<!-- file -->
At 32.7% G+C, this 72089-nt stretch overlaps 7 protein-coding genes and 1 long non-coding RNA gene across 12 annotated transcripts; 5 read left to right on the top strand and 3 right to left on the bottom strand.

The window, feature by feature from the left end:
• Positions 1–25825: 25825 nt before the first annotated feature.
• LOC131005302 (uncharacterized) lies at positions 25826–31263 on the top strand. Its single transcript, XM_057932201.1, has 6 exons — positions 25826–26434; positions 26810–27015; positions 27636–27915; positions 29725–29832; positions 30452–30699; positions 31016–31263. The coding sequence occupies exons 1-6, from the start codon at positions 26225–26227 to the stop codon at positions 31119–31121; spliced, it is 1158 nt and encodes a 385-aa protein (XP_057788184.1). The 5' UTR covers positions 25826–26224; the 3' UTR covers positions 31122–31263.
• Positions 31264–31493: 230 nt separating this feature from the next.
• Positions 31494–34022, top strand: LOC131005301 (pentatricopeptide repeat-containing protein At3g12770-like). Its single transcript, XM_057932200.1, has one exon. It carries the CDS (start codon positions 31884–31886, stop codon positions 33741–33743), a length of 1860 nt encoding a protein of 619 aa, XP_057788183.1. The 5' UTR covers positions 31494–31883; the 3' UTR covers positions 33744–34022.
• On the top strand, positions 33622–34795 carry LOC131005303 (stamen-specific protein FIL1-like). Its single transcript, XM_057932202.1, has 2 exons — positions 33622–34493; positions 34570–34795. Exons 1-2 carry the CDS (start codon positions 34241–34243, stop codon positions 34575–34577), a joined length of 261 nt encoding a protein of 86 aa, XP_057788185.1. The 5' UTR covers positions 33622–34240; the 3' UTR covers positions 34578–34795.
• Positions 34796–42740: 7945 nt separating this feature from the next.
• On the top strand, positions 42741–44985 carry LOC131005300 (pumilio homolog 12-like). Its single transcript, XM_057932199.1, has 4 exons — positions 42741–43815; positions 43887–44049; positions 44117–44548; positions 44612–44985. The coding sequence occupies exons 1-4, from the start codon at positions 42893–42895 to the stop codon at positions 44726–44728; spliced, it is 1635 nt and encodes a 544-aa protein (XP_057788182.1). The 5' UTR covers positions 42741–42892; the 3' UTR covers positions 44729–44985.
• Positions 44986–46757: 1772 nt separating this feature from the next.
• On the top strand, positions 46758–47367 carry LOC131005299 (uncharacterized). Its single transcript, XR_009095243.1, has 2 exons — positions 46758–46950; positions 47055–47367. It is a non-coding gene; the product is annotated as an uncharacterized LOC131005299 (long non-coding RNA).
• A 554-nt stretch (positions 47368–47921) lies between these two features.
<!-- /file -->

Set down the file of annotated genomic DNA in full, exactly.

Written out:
At 32.7% G+C, this 72089-nt stretch overlaps 7 protein-coding genes and 1 long non-coding RNA gene across 12 annotated transcripts; 5 read left to right on the top strand and 3 right to left on the bottom strand.

The window, feature by feature from the left end:
• Positions 1–25825: 25825 nt before the first annotated feature.
• LOC131005302 (uncharacterized) lies at positions 25826–31263 on the top strand. Its single transcript, XM_057932201.1, has 6 exons — positions 25826–26434; positions 26810–27015; positions 27636–27915; positions 29725–29832; positions 30452–30699; positions 31016–31263. The coding sequence occupies exons 1-6, from the start codon at positions 26225–26227 to the stop codon at positions 31119–31121; spliced, it is 1158 nt and encodes a 385-aa protein (XP_057788184.1). The 5' UTR covers positions 25826–26224; the 3' UTR covers positions 31122–31263.
• Positions 31264–31493: 230 nt separating this feature from the next.
• Positions 31494–34022, top strand: LOC131005301 (pentatricopeptide repeat-containing protein At3g12770-like). Its single transcript, XM_057932200.1, has one exon. It carries the CDS (start codon positions 31884–31886, stop codon positions 33741–33743), a length of 1860 nt encoding a protein of 619 aa, XP_057788183.1. The 5' UTR covers positions 31494–31883; the 3' UTR covers positions 33744–34022.
• On the top strand, positions 33622–34795 carry LOC131005303 (stamen-specific protein FIL1-like). Its single transcript, XM_057932202.1, has 2 exons — positions 33622–34493; positions 34570–34795. Exons 1-2 carry the CDS (start codon positions 34241–34243, stop codon positions 34575–34577), a joined length of 261 nt encoding a protein of 86 aa, XP_057788185.1. The 5' UTR covers positions 33622–34240; the 3' UTR covers positions 34578–34795.
• Positions 34796–42740: 7945 nt separating this feature from the next.
• On the top strand, positions 42741–44985 carry LOC131005300 (pumilio homolog 12-like). Its single transcript, XM_057932199.1, has 4 exons — positions 42741–43815; positions 43887–44049; positions 44117–44548; positions 44612–44985. The coding sequence occupies exons 1-4, from the start codon at positions 42893–42895 to the stop codon at positions 44726–44728; spliced, it is 1635 nt and encodes a 544-aa protein (XP_057788182.1). The 5' UTR covers positions 42741–42892; the 3' UTR covers positions 44729–44985.
• Positions 44986–46757: 1772 nt separating this feature from the next.
• On the top strand, positions 46758–47367 carry LOC131005299 (uncharacterized). Its single transcript, XR_009095243.1, has 2 exons — positions 46758–46950; positions 47055–47367. It is a non-coding gene; the product is annotated as an uncharacterized LOC131005299 (long non-coding RNA).
• A 554-nt stretch (positions 47368–47921) lies between these two features.